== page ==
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Old 06-11-2013, 06:08 AM   #1
GinaC
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Compromised?


Hi

The Webmaster on my company website is trying to tell me (and my bosses) that I have compromised the site by using the same email password on the company site as I do on others - ie my bank etc . I know I should have different ones but I can't remember them all!
Is it right that I have compromised the company website? How did the website know it was the same password? And, wouldn't it compromise MY accounts more than the company one as we all know that hackers know we use the same password and therefore would use it to scam banks etc to find me?
I do appreciate any answers.

Gina
 
Old 06-11-2013, 08:05 AM   #2
chrism01
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1. Do use different passwords for important sites, inc work.(!)
You may want to investigate a password safe like keepassx; just use a really good master passwd to get in.

2. Ask how webmaster knows; it doesn't make sense unless he/she knows more than they should about your passwds.
Maybe you mentioned it???
 
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Old 06-11-2013, 08:14 AM   #3
thedaver
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Your employer is generally entitled to obtain passwords (through direct or indirect means) for their systems. It is foolish for you to utilize passwords between your personal and professional accounts - even if never hacked, the employer can/will know a password that can personally affect you.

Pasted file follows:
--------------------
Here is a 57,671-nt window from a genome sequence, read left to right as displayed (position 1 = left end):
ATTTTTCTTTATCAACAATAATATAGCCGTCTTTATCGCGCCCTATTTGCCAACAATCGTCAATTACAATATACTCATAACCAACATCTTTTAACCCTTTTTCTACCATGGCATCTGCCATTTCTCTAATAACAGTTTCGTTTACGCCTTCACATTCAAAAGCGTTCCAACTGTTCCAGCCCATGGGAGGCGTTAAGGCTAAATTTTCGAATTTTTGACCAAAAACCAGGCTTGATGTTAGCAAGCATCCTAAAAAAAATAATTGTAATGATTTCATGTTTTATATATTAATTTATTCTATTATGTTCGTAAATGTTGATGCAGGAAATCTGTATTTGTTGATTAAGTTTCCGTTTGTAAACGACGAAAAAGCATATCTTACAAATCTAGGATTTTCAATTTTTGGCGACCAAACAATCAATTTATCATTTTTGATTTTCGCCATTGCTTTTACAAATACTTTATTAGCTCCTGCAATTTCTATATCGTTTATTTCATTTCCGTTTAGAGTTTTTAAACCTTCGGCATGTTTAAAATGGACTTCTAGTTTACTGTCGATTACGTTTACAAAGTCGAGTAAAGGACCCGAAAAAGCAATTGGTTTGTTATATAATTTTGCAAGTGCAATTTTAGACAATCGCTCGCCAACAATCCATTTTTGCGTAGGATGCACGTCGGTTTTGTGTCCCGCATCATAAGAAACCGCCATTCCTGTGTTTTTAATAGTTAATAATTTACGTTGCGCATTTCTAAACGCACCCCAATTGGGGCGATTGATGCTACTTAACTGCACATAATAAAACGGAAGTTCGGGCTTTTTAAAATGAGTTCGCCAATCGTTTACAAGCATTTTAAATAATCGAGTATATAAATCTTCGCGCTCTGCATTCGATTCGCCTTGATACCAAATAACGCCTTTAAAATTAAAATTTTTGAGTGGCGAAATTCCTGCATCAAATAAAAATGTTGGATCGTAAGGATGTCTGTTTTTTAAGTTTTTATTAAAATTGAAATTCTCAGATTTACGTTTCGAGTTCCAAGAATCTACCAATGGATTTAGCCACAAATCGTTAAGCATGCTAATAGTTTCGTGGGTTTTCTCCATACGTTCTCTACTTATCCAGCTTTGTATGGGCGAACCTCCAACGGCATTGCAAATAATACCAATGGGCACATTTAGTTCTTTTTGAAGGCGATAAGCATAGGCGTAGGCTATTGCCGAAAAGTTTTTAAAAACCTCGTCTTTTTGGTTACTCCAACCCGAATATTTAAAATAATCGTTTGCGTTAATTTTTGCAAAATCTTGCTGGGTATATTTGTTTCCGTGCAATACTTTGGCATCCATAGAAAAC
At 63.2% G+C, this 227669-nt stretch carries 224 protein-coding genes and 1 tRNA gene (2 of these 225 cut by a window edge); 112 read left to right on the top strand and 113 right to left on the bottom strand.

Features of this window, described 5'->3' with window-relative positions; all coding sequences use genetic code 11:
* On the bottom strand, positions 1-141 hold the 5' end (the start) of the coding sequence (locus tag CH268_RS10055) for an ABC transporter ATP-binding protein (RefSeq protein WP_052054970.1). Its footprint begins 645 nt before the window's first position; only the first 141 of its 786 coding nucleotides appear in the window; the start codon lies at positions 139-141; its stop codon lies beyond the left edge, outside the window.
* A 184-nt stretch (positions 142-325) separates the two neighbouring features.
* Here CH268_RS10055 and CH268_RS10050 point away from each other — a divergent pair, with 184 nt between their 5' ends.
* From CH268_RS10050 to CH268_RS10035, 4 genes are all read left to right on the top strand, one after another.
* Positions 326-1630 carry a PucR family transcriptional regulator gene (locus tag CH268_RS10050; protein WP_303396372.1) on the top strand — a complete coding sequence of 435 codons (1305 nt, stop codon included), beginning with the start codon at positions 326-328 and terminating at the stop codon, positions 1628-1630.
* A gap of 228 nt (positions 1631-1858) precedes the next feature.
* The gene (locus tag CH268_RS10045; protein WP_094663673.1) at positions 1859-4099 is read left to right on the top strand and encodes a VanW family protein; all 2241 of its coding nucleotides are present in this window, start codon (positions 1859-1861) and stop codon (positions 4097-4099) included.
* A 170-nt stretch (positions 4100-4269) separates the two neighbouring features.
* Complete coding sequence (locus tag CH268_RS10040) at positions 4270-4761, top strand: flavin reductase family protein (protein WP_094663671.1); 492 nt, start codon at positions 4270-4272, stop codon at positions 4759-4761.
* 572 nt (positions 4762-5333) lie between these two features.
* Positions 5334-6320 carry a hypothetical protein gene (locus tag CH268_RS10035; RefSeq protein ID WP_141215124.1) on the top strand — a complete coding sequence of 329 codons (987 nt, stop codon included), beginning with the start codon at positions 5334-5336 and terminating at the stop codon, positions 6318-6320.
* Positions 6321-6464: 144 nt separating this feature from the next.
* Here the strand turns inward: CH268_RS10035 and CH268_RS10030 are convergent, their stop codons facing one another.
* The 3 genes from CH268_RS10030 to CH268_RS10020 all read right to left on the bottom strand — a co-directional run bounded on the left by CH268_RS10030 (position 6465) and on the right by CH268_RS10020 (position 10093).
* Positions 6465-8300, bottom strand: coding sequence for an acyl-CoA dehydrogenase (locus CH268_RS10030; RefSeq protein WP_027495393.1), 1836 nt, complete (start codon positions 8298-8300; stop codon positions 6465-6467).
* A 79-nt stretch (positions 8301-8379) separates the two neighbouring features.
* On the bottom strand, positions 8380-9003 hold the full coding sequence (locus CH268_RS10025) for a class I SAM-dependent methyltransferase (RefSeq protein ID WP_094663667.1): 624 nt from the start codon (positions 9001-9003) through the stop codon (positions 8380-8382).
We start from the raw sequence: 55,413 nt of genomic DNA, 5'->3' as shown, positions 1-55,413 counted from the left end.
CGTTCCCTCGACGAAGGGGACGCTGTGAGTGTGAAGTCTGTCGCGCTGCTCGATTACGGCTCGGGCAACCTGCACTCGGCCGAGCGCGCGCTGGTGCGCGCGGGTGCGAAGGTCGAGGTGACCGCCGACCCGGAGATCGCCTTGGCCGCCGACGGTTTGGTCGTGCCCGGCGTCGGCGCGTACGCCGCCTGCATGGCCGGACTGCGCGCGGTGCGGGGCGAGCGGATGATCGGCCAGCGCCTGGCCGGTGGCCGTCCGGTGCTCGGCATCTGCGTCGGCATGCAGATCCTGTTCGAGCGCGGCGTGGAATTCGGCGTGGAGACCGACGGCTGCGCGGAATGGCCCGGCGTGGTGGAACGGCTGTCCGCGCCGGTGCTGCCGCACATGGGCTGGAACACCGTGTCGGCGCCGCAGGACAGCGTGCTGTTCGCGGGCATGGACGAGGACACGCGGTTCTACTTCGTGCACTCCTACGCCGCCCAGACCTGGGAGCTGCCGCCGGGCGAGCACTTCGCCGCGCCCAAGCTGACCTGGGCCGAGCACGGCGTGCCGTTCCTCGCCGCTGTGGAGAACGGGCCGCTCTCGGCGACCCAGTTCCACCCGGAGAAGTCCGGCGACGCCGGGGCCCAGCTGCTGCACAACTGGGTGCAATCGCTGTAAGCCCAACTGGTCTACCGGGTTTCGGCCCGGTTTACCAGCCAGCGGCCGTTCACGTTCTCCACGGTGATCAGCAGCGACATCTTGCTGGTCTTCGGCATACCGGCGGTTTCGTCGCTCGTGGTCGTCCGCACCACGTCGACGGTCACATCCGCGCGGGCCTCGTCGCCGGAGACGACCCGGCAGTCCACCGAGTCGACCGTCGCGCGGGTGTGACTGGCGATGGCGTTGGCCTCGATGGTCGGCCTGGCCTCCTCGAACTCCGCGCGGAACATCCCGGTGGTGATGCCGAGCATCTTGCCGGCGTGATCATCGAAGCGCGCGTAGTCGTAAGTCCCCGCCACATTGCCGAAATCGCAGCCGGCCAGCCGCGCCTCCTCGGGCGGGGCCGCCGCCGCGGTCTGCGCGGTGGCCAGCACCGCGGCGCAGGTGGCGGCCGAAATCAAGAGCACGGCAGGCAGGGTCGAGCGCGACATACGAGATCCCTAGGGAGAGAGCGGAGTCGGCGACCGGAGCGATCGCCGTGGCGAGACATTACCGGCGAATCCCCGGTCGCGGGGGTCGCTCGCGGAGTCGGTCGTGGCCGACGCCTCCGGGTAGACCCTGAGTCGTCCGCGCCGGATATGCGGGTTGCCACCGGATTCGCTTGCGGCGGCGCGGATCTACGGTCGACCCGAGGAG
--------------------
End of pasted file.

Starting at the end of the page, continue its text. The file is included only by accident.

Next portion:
"I know I should have different ones but I can't remember them all!"

You admit that you are too lazy to make the effort to protect yourself. Accept the consequences of that lack of effort.
 
Old 06-11-2013, 09:29 AM   #4
rtmistler
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@GinaC, One strategy is to pick a few different passwords which satisfy the common rules of
  • 8 characters minimum
  • At least one capital letter
  • At least one number
and then rearrange how which letter you replace with a number or which letter you capitalize, or rotate the word around as you change passwords.

Example only!

Chosen word: woodwork
As passwords: w8odWork, w11dWORK,
Rotating: 8odWorkw, 11dWORKw, odWordw8, 1dWORKw1

And then choose more than one key word to use for passwords, say 3 or so of them so that you can have "work" and "personal" password options, but generally remember them. Or at least be able to get them eventually.
 
Old 06-11-2013, 10:08 AM   #5
Z038
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It's best to have really strong passwords and never use them for more than one account or site. And the only way to do that, IMO, is to use truly random passwords and a password manager to keep track of them.

A password manager like Keepassx that chrism01 mentioned can generate random passwords for you. Its password generation tool allows you to specify custom parameters to match it to the password policy of any particular site (e.g., maximum number of characters, the set of allowed characters and required characters). You won't be able to memorize the generated passwords, most likely, but you really don't need to. You only need to remember your master password for Keepassx. There are other similar password managers too, like Lastpass.